26 November 2010

This Week in Princesses

Several royal ladies were flying their flags all over the globe this week, from Hong Kong to Peru to the Middle East. In the Netherlands, a royal wedding brought together a small crowd of royal ladies, but nothing like you'll see when Prince William marries Kate Middleton on April 29, 2011 at Westminster Abbey.

NOVEMBER 20, 2010

Prince Carlos of Bourbon-Parme, nephew of Netherlands' Queen Beatrix, and Annemarie Gualtherie van Weezel exchange a kiss after their wedding at the Ter Kameren (La Cambre) Abbey in Brussels, November 20, 2010. REUTERS/Sebastien Pirlet (BELGIUM - Tags: ROYALS)
What better way to start the week than with a royal wedding! Prince Carlos of Bourbon-Parma, nephew of the Dutch Queen and the Carlist claimant to the Spanish throne, and his wife, Annemarie Gualtherie van Weezel celebrated their religious wedding ceremony four months after their civil wedding. The ceremony was postponed this summer because of his father's death.

Princess Maxima (L-R), Queen Beatrix and Prince Willem-Alexander of the Netherlands leave the Ter Kameren (La Cambre) Abbey after attending the wedding of Prince Carlos of Bourbon-Parme, nephew of Queen Beatrix, and Annemarie Gualtherie van Weezel in Brussels, November 20, 2010. REUTERS/Sebastien Pirlet (BELGIUM - Tags: ROYALS)

Many royal relatives attended the wedding including the groom's aunt, Queen Beatrix of the Netherlands (center), his cousin Crown Prince Willem Alexander and the Crown Princess Maxima.

BRUSSELS, BELGIUM - NOVEMBER 20: Prince Lorentz of Belgium arrives for the Royal Wedding of Princess Annemarie Gualtherie van Weezel and Prince Carlos de Bourbon de Parme at Abbaye de la Cambre on November 20, 2010 in Brussels, Belgium. (Photo by Mark Renders/Getty Images)

The groom's sister Princess Carolina Marchioness of Sala was pretty in purple on the arm of Prince Lorenz of Belgium, who is also an Archduke of Austria. Although the princess is single, her escort is married to the Belgian king's daughter.

BRUSSELS, BELGIUM - NOVEMBER 20: Prince Carlos de Bourbon de Parme and Princess Irene of the Netherlands arrive for the Royal Wedding of Princess Annemarie Gualtherie van Weezel and Prince Carlos de Bourbon de Parme at Abbaye de la Cambre on November 20, 2010 in Brussels, Belgium. (Photo by Mark Renders/Getty Images)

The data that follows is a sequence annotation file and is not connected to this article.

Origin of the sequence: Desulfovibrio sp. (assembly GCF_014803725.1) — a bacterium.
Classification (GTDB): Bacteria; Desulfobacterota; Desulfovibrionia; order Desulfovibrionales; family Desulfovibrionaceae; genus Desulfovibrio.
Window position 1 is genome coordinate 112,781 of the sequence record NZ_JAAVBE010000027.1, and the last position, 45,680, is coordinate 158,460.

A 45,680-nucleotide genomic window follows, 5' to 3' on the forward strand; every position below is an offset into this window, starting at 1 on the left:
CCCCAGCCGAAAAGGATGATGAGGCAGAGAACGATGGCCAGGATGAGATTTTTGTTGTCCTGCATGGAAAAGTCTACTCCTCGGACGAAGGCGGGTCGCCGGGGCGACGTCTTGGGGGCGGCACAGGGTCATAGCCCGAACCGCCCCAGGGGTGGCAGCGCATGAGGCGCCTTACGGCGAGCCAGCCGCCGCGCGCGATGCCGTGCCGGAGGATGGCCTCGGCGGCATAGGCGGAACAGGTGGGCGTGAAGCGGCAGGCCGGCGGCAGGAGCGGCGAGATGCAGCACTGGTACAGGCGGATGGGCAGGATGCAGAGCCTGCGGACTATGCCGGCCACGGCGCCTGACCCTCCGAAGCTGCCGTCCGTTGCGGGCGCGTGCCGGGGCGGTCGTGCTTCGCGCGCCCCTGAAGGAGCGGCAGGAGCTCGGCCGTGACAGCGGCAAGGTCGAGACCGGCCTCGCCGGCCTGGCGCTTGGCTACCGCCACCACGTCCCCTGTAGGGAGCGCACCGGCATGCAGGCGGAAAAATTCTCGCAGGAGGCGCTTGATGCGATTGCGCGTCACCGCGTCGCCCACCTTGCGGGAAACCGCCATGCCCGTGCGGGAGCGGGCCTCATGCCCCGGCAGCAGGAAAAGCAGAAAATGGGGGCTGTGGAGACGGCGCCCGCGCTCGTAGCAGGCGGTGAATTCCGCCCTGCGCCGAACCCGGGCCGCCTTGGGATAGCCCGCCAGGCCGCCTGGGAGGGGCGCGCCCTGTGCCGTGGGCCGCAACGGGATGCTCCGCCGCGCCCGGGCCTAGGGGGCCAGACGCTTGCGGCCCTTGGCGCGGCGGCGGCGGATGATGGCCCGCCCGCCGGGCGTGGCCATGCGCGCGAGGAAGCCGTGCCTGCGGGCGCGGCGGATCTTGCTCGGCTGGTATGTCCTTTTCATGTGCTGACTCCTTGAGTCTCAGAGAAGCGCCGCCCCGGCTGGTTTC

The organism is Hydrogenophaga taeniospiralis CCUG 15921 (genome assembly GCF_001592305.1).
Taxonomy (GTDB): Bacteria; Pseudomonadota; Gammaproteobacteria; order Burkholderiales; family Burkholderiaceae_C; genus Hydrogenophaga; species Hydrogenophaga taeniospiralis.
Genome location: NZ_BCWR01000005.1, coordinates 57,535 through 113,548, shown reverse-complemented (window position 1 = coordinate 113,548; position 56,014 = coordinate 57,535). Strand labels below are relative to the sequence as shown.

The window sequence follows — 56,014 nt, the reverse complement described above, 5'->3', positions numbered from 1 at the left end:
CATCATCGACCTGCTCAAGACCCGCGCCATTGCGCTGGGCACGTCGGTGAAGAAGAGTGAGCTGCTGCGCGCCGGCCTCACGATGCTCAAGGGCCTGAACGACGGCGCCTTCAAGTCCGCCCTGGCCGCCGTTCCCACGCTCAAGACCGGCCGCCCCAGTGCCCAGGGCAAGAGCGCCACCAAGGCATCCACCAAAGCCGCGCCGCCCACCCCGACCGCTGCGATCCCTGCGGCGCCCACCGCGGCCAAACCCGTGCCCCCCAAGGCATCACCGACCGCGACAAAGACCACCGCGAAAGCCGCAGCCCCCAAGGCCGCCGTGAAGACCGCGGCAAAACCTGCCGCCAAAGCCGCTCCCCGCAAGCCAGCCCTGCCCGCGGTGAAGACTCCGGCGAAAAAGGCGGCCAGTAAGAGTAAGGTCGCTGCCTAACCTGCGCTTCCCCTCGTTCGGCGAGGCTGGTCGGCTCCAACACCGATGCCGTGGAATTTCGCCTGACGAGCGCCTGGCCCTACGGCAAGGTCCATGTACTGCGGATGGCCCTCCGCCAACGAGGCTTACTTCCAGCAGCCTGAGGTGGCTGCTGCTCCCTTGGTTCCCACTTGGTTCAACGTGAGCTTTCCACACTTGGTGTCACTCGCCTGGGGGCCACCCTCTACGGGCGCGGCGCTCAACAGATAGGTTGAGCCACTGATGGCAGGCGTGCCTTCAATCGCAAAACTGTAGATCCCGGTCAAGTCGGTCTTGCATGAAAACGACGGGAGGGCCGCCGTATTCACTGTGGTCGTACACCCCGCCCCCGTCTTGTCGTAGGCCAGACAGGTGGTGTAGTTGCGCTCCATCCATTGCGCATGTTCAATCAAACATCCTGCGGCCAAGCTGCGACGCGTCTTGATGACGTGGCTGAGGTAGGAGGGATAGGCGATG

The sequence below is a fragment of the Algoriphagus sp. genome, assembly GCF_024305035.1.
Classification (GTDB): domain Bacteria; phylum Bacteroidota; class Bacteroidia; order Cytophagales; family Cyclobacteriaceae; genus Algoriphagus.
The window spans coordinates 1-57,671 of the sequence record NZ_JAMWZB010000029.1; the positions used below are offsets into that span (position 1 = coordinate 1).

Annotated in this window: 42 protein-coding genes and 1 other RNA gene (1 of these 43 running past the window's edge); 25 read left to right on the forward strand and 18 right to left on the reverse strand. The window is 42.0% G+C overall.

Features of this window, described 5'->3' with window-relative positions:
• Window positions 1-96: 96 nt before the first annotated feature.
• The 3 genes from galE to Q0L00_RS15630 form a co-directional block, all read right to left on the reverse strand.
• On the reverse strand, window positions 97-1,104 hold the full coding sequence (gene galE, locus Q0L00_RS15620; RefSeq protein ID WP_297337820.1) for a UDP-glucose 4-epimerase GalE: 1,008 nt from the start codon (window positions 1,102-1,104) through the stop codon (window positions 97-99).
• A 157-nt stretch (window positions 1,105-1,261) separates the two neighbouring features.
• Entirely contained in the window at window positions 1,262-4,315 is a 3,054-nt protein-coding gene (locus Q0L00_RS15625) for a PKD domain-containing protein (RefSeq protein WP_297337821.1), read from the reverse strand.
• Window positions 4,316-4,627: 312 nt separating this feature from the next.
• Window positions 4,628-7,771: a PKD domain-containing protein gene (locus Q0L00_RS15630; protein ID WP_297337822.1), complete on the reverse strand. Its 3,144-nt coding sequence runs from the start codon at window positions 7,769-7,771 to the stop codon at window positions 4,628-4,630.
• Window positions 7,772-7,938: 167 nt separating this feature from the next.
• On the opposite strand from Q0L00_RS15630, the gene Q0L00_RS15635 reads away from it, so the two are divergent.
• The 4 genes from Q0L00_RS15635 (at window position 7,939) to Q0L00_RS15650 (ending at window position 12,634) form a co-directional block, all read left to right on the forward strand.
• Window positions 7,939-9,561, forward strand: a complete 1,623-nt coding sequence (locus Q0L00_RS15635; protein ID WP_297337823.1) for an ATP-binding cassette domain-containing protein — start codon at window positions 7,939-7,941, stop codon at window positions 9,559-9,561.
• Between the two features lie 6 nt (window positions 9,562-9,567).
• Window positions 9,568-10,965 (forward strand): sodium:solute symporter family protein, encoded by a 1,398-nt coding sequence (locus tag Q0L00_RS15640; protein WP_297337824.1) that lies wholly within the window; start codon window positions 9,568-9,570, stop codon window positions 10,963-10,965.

The mother of the groom, Princess Irene of the Netherlands, also chose purple. She looked very proud arriving with her oldest son. (For more pics from the wedding, visit Mad Hattery.)

NOVEMBER 22, 2010

Spanish Crown Prince Felipe and his wife Princess Letizia greet the media as they arrive at the military airport in Lima November 22, 2010. Prince Felipe and his wife are in Peru for a three-day official visit. REUTERS/Pilar Olivares(PERU - Tags: POLITICS ROYALS)

Princess Letizia and Prince Felipe arrived in Peru for a three-day visit to promote trade between Spain and its former colony. At the end of the trip, Felipe called the visit "especially gratifying and fruitful."

Princess Marie of Denmark attends a luncheon in Hong Kong November 23, 2010. Princess Marie is in Hong Kong with her husband Prince Joachim to attend Danish business promotion events. REUTERS/Tyrone Siu (CHINA - Tags: ROYALS)

Meanwhile French-born Princess Marie of Denmark and her husband Prince Joachim were spending a few days in Hong Kong promoting Danish business. Ironically, Joachim's first wife, the former Alexandra Manley now Countess of Fredriksborg, was born in Hong Kong. Wonder if that was awkward for second wife, Marie?

NOVEMBER 23, 2010

MADRID, SPAIN - NOVEMBER 23: Spanish Second Vice-President and Finance Minister Elena Salgado (L) and Queen Sofia of Spain (R) attend 'Museo Reina Sofia' 20th anniversary on November 23, 2010 in Madrid, Spain. (Photo by Carlos Alvarez/Getty Images)